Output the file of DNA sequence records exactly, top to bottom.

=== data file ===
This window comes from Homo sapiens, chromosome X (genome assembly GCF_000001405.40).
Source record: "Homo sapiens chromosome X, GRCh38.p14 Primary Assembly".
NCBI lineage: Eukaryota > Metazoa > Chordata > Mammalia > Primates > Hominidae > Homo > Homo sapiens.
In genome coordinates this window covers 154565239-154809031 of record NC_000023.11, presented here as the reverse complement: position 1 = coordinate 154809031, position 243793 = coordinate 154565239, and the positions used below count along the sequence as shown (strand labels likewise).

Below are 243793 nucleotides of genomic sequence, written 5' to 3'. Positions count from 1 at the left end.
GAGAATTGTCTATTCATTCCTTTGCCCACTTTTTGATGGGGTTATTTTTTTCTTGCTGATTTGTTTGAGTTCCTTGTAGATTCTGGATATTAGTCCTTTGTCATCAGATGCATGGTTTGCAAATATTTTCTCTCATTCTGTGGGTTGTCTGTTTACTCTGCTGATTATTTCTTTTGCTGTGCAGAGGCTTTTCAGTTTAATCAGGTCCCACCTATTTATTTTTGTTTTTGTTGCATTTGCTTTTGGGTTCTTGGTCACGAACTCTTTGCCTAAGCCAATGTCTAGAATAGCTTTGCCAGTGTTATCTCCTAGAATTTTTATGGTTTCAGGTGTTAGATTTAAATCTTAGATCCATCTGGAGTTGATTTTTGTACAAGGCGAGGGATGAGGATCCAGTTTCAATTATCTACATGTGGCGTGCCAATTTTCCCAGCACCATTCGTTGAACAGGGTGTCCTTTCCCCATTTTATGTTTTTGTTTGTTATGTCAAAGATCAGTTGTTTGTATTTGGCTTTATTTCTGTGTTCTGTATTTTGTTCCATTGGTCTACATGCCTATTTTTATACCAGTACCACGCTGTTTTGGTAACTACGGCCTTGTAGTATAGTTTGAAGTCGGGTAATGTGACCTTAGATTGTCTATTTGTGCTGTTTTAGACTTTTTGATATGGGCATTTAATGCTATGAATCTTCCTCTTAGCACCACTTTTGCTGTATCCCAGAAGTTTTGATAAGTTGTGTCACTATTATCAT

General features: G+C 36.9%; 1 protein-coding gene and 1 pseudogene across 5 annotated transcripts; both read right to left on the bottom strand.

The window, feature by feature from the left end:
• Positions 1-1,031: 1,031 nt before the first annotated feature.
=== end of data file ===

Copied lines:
This window comes from Homo sapiens, chromosome X (genome assembly GCF_000001405.40).
Source record: "Homo sapiens chromosome X, GRCh38.p14 Primary Assembly".
NCBI lineage: Eukaryota > Metazoa > Chordata > Mammalia > Primates > Hominidae > Homo > Homo sapiens.
In genome coordinates this window covers 154565239-154809031 of record NC_000023.11, presented here as the reverse complement: position 1 = coordinate 154809031, position 243793 = coordinate 154565239, and the positions used below count along the sequence as shown (strand labels likewise).

Below are 243793 nucleotides of genomic sequence, written 5' to 3'. Positions count from 1 at the left end.
GAGAATTGTCTATTCATTCCTTTGCCCACTTTTTGATGGGGTTATTTTTTTCTTGCTGATTTGTTTGAGTTCCTTGTAGATTCTGGATATTAGTCCTTTGTCATCAGATGCATGGTTTGCAAATATTTTCTCTCATTCTGTGGGTTGTCTGTTTACTCTGCTGATTATTTCTTTTGCTGTGCAGAGGCTTTTCAGTTTAATCAGGTCCCACCTATTTATTTTTGTTTTTGTTGCATTTGCTTTTGGGTTCTTGGTCACGAACTCTTTGCCTAAGCCAATGTCTAGAATAGCTTTGCCAGTGTTATCTCCTAGAATTTTTATGGTTTCAGGTGTTAGATTTAAATCTTAGATCCATCTGGAGTTGATTTTTGTACAAGGCGAGGGATGAGGATCCAGTTTCAATTATCTACATGTGGCGTGCCAATTTTCCCAGCACCATTCGTTGAACAGGGTGTCCTTTCCCCATTTTATGTTTTTGTTTGTTATGTCAAAGATCAGTTGTTTGTATTTGGCTTTATTTCTGTGTTCTGTATTTTGTTCCATTGGTCTACATGCCTATTTTTATACCAGTACCACGCTGTTTTGGTAACTACGGCCTTGTAGTATAGTTTGAAGTCGGGTAATGTGACCTTAGATTGTCTATTTGTGCTGTTTTAGACTTTTTGATATGGGCATTTAATGCTATGAATCTTCCTCTTAGCACCACTTTTGCTGTATCCCAGAAGTTTTGATAAGTTGTGTCACTATTATCAT

General features: G+C 36.9%; 1 protein-coding gene and 1 pseudogene across 5 annotated transcripts; both read right to left on the bottom strand.

The window, feature by feature from the left end:
• Positions 1-1,031: 1,031 nt before the first annotated feature.